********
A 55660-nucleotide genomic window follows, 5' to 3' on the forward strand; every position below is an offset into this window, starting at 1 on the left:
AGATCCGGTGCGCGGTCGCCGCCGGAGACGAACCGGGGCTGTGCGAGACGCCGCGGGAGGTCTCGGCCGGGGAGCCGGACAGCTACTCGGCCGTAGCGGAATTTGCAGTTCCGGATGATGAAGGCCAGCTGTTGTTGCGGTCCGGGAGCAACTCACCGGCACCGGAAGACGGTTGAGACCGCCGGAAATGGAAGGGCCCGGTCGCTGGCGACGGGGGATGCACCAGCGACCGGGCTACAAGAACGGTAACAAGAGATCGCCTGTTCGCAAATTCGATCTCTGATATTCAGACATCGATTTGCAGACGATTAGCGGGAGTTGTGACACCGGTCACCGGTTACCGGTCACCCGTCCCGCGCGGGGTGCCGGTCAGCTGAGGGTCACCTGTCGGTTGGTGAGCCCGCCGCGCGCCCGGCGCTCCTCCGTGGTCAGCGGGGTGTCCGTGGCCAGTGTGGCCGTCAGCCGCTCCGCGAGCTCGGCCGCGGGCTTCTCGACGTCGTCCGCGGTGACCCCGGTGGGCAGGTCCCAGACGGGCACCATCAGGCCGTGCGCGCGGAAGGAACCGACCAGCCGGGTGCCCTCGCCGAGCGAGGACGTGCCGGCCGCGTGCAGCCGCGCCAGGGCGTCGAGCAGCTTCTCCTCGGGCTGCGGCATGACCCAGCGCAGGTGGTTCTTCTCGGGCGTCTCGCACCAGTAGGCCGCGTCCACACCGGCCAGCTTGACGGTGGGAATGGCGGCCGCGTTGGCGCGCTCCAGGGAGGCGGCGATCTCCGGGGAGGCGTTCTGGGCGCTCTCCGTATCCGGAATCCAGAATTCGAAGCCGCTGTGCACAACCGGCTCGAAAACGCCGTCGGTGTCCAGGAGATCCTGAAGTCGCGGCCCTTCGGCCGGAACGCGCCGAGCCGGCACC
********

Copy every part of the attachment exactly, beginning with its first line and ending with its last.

A 55660-nucleotide genomic window follows, 5' to 3' on the forward strand; every position below is an offset into this window, starting at 1 on the left:
AGATCCGGTGCGCGGTCGCCGCCGGAGACGAACCGGGGCTGTGCGAGACGCCGCGGGAGGTCTCGGCCGGGGAGCCGGACAGCTACTCGGCCGTAGCGGAATTTGCAGTTCCGGATGATGAAGGCCAGCTGTTGTTGCGGTCCGGGAGCAACTCACCGGCACCGGAAGACGGTTGAGACCGCCGGAAATGGAAGGGCCCGGTCGCTGGCGACGGGGGATGCACCAGCGACCGGGCTACAAGAACGGTAACAAGAGATCGCCTGTTCGCAAATTCGATCTCTGATATTCAGACATCGATTTGCAGACGATTAGCGGGAGTTGTGACACCGGTCACCGGTTACCGGTCACCCGTCCCGCGCGGGGTGCCGGTCAGCTGAGGGTCACCTGTCGGTTGGTGAGCCCGCCGCGCGCCCGGCGCTCCTCCGTGGTCAGCGGGGTGTCCGTGGCCAGTGTGGCCGTCAGCCGCTCCGCGAGCTCGGCCGCGGGCTTCTCGACGTCGTCCGCGGTGACCCCGGTGGGCAGGTCCCAGACGGGCACCATCAGGCCGTGCGCGCGGAAGGAACCGACCAGCCGGGTGCCCTCGCCGAGCGAGGACGTGCCGGCCGCGTGCAGCCGCGCCAGGGCGTCGAGCAGCTTCTCCTCGGGCTGCGGCATGACCCAGCGCAGGTGGTTCTTCTCGGGCGTCTCGCACCAGTAGGCCGCGTCCACACCGGCCAGCTTGACGGTGGGAATGGCGGCCGCGTTGGCGCGCTCCAGGGAGGCGGCGATCTCCGGGGAGGCGTTCTGGGCGCTCTCCGTATCCGGAATCCAGAATTCGAAGCCGCTGTGCACAACCGGCTCGAAAACGCCGTCGGTGTCCAGGAGATCCTGAAGTCGCGGCCCTTCGGCCGGAACGCGCCGAGCCGGCACC